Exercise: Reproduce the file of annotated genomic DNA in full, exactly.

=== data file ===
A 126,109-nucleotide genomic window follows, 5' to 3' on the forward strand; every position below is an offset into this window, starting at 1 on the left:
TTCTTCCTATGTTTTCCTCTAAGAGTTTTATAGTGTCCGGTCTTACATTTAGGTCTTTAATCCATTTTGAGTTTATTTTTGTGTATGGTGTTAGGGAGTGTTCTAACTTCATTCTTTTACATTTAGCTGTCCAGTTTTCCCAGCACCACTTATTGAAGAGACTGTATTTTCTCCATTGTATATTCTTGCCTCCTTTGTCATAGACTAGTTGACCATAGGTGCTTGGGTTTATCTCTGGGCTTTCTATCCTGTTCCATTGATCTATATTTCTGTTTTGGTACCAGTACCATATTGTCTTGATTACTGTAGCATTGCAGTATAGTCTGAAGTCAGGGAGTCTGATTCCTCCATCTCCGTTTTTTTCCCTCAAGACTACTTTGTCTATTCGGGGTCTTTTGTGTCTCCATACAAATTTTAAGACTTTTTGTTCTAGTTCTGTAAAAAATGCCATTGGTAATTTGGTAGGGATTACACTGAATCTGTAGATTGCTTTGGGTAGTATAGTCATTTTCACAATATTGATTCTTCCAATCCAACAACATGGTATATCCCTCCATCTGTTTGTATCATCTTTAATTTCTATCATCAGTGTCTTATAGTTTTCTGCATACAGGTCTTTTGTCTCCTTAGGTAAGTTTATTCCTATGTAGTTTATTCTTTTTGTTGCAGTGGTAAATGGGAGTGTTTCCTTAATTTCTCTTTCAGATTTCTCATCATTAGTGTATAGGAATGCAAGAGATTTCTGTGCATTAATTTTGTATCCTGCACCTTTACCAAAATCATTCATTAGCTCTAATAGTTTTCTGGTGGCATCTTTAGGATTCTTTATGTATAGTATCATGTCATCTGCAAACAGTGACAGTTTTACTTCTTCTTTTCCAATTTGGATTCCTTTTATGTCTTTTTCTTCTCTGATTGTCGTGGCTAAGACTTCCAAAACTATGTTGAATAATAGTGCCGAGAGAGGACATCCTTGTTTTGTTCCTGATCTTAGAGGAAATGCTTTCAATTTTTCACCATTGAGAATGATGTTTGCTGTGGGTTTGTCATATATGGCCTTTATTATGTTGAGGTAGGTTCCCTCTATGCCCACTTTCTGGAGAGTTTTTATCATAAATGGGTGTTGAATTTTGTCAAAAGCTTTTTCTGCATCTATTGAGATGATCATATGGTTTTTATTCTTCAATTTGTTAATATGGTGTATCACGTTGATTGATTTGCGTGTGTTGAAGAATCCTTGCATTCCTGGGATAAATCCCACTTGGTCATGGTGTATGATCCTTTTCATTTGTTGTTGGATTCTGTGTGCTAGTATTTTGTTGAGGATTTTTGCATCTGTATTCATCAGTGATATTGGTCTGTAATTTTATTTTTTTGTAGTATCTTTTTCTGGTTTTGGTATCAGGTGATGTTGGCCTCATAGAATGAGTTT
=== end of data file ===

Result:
A 126,109-nucleotide genomic window follows, 5' to 3' on the forward strand; every position below is an offset into this window, starting at 1 on the left:
TTCTTCCTATGTTTTCCTCTAAGAGTTTTATAGTGTCCGGTCTTACATTTAGGTCTTTAATCCATTTTGAGTTTATTTTTGTGTATGGTGTTAGGGAGTGTTCTAACTTCATTCTTTTACATTTAGCTGTCCAGTTTTCCCAGCACCACTTATTGAAGAGACTGTATTTTCTCCATTGTATATTCTTGCCTCCTTTGTCATAGACTAGTTGACCATAGGTGCTTGGGTTTATCTCTGGGCTTTCTATCCTGTTCCATTGATCTATATTTCTGTTTTGGTACCAGTACCATATTGTCTTGATTACTGTAGCATTGCAGTATAGTCTGAAGTCAGGGAGTCTGATTCCTCCATCTCCGTTTTTTTCCCTCAAGACTACTTTGTCTATTCGGGGTCTTTTGTGTCTCCATACAAATTTTAAGACTTTTTGTTCTAGTTCTGTAAAAAATGCCATTGGTAATTTGGTAGGGATTACACTGAATCTGTAGATTGCTTTGGGTAGTATAGTCATTTTCACAATATTGATTCTTCCAATCCAACAACATGGTATATCCCTCCATCTGTTTGTATCATCTTTAATTTCTATCATCAGTGTCTTATAGTTTTCTGCATACAGGTCTTTTGTCTCCTTAGGTAAGTTTATTCCTATGTAGTTTATTCTTTTTGTTGCAGTGGTAAATGGGAGTGTTTCCTTAATTTCTCTTTCAGATTTCTCATCATTAGTGTATAGGAATGCAAGAGATTTCTGTGCATTAATTTTGTATCCTGCACCTTTACCAAAATCATTCATTAGCTCTAATAGTTTTCTGGTGGCATCTTTAGGATTCTTTATGTATAGTATCATGTCATCTGCAAACAGTGACAGTTTTACTTCTTCTTTTCCAATTTGGATTCCTTTTATGTCTTTTTCTTCTCTGATTGTCGTGGCTAAGACTTCCAAAACTATGTTGAATAATAGTGCCGAGAGAGGACATCCTTGTTTTGTTCCTGATCTTAGAGGAAATGCTTTCAATTTTTCACCATTGAGAATGATGTTTGCTGTGGGTTTGTCATATATGGCCTTTATTATGTTGAGGTAGGTTCCCTCTATGCCCACTTTCTGGAGAGTTTTTATCATAAATGGGTGTTGAATTTTGTCAAAAGCTTTTTCTGCATCTATTGAGATGATCATATGGTTTTTATTCTTCAATTTGTTAATATGGTGTATCACGTTGATTGATTTGCGTGTGTTGAAGAATCCTTGCATTCCTGGGATAAATCCCACTTGGTCATGGTGTATGATCCTTTTCATTTGTTGTTGGATTCTGTGTGCTAGTATTTTGTTGAGGATTTTTGCATCTGTATTCATCAGTGATATTGGTCTGTAATTTTATTTTTTTGTAGTATCTTTTTCTGGTTTTGGTATCAGGTGATGTTGGCCTCATAGAATGAGTTT